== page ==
‘The Lean Startup’ by Eric Ries genuinely had a massive effect on me and my career. I read it in 2012 — about the same time as the whole GDS thing was really kicking off — and it was a heady mix of reading things that formalised a lot of what I had cobbled together as my own ways of working. Much of that book just really clicked with me (there were bits I didn’t and don’t agree with but mainly..) and it certainly was influential in my thinking of myself as a ‘product manager’ professionally. I’ve had a copy of ‘The Startup Way’ on my Kindle since it was released sometime last autumn but hadn’t really been tempted but this weekend I got it on Audible, pushed the audio up to x1.5 and went on a couple of long walks and listened to most of it (does anyone ever read all of this type of book?).
Anyway this one is not changing anyones life…or anybodies mind even I suspect. It is basically ‘The Lean Transformation’ as it mainly focuses on the challenge of taking some of the lessons from his first book and implementing them at scale at bigger, more traditional enterprises/institutions.
As ‘playbooks’ go it is pretty familiar.
- Listen and learn from customers/users.
- Experiment, prototype and iterate.
- Increase the risk appetite for the organisation.
- Transform the ‘gatekeepers’ (finance, HR, security, legal, procurement..) into enablers of a modern way of working rather than blockers.
- Find new ways of financing projects/programmes/products if you are going to work this way.
- Governance and oversight needs to be different if you are going to work this way.
Nothing much to disagree with there. In fact I’d suggest the UK digital government community is probably ahead of the curve in much of this (even accepting the occasional Deloitte authored setback!).
I’m sure there is more in there as well — it is fine. Many of the examples given are interesting if slightly well worn if you follow this kind of thing closely and it is always nice to read something that broadly confirms the approach you are already committed to. The main problem with the book is that some of the suggestions sound a bit too much like ‘innovation labs’ or something. I still think there is something dangerous about splitting off these teams as internal ‘start-ups’ with different rules of engagement with the rest of the business.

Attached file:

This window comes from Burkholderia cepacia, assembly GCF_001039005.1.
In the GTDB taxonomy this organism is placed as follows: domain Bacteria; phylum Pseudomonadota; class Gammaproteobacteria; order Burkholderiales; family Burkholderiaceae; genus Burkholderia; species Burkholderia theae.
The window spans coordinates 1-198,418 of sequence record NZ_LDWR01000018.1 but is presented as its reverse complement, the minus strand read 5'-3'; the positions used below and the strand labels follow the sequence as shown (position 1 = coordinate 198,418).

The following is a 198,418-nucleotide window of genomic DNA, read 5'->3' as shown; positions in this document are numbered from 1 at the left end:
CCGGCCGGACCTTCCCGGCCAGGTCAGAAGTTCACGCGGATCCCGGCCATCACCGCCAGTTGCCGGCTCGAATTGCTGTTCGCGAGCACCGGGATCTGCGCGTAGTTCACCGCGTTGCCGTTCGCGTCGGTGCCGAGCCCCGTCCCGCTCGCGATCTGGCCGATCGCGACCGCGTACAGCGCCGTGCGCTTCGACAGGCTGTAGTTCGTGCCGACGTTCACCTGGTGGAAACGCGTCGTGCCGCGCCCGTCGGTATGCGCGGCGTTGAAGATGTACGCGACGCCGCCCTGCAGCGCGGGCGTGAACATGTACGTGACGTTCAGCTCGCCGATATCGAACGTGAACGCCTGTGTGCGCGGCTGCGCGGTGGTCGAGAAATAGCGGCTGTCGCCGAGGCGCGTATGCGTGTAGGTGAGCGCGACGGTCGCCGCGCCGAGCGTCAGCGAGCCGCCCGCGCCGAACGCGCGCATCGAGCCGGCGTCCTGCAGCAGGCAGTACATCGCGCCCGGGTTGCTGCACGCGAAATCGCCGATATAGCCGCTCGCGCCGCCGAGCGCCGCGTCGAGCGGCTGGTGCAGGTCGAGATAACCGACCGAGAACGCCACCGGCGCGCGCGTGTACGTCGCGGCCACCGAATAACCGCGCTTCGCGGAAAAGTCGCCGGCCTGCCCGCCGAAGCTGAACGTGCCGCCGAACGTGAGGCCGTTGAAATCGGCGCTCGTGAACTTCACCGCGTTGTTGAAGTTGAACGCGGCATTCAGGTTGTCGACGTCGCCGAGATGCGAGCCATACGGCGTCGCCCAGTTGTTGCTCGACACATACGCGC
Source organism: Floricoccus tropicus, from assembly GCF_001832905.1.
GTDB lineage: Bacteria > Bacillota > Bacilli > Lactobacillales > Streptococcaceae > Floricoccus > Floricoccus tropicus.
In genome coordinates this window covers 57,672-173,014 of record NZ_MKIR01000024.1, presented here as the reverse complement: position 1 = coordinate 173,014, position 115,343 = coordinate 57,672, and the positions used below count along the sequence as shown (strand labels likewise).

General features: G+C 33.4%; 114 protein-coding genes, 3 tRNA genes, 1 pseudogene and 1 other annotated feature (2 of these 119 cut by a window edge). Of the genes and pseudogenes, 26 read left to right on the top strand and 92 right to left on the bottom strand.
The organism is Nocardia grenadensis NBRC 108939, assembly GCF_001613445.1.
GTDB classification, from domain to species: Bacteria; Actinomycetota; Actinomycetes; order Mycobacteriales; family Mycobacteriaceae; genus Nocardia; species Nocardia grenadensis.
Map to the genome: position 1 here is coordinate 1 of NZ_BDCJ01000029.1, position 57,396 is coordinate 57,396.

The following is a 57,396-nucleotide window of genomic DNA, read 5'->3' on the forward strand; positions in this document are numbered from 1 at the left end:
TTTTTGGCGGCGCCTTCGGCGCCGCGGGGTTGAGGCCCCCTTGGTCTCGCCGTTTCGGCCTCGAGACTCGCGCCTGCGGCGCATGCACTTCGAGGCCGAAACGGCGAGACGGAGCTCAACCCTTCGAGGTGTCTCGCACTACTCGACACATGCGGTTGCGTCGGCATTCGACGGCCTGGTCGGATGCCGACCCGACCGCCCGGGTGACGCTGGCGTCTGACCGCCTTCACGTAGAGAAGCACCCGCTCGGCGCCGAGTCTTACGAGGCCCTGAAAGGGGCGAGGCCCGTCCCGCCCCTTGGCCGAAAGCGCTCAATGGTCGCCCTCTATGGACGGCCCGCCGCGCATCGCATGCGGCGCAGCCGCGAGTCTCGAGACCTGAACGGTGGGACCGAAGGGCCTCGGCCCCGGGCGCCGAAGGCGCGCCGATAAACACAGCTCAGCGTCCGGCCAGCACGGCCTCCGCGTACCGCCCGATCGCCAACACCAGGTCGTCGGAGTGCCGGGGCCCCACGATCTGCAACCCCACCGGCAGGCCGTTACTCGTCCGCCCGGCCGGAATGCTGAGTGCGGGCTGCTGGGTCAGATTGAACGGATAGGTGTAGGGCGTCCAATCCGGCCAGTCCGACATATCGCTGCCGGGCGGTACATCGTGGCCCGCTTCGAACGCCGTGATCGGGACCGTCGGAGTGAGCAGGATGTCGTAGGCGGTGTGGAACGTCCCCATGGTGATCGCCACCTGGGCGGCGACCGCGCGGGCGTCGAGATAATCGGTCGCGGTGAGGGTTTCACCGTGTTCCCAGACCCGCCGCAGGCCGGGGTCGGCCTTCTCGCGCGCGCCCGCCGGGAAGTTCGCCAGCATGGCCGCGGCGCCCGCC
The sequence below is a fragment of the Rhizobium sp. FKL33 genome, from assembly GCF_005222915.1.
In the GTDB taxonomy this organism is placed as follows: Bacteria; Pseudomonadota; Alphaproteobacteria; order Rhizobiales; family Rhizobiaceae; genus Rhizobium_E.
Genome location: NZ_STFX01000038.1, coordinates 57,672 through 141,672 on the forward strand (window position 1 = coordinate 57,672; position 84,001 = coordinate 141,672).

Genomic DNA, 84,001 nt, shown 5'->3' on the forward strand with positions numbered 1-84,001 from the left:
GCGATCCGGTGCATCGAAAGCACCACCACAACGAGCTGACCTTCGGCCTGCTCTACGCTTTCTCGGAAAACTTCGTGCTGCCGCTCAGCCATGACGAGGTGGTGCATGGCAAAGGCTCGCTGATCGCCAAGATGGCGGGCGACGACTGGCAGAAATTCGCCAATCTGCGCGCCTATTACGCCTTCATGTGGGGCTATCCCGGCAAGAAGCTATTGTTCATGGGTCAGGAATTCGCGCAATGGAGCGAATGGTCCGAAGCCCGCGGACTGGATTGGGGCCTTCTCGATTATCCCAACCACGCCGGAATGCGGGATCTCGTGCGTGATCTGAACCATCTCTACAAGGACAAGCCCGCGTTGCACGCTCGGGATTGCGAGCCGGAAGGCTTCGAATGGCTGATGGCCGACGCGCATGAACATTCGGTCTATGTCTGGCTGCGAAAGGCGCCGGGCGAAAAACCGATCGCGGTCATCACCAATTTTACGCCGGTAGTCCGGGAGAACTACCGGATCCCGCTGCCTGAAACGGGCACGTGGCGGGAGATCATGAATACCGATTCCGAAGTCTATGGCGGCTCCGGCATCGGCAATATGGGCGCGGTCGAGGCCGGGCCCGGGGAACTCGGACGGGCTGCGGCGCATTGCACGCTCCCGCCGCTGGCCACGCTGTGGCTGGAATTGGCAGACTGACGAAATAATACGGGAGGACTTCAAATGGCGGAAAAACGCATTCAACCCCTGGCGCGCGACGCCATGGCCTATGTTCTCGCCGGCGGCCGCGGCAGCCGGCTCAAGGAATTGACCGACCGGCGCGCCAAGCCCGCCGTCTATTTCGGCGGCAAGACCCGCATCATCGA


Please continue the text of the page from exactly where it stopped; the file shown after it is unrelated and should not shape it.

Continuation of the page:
One thing he does say which has stuck with me is that we need to start to except that ‘transformation’ is an ongoing thing and that there will be a constant cycle of business upgrades just to keep up and in this model this is achieved by a constant stream of internal startups looking to disrupt from within to constantly be evolving and improving. Whether this is the right approach I am unsure (leaning towards nope..) but I do believe there is no big bang ‘digital transformation’ and instead it is just about constantly iterating everything in order to be the best business you can be.
It is worth a skim for sure. Like I said I don’t think it is a game changer but it provides some context and examples of how these ways of working can work outside of start-ups and that alone is always helpful.